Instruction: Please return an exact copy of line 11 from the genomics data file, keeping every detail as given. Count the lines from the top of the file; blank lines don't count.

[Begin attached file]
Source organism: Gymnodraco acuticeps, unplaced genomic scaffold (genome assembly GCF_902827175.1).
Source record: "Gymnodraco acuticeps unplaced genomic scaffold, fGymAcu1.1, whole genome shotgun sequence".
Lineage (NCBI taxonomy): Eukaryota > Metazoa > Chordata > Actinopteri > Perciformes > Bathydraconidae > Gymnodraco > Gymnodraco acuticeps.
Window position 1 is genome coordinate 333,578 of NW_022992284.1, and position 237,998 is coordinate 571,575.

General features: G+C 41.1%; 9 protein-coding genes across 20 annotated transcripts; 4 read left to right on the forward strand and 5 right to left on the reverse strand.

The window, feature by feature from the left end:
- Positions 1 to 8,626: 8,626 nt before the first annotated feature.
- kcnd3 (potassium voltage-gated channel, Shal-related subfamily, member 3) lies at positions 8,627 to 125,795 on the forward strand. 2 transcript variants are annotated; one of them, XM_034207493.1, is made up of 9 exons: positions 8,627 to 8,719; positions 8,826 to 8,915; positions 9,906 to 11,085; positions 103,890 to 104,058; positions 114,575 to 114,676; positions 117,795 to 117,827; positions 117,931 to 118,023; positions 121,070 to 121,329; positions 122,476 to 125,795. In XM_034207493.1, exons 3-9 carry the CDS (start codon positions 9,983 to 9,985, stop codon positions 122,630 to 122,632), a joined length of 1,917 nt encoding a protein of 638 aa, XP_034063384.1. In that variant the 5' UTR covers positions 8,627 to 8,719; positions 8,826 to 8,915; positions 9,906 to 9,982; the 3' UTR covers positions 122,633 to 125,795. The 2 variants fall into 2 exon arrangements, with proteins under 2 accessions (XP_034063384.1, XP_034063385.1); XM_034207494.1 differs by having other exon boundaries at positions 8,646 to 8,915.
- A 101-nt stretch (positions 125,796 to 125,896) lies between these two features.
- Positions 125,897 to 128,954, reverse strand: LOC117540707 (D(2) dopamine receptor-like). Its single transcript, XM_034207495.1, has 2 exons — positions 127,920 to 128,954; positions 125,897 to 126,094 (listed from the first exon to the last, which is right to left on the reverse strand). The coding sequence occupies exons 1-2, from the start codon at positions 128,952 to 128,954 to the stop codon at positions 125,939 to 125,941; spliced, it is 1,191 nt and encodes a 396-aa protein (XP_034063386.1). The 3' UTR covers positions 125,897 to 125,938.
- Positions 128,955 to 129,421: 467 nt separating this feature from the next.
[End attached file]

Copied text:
- Positions 128,955 to 129,421: 467 nt separating this feature from the next.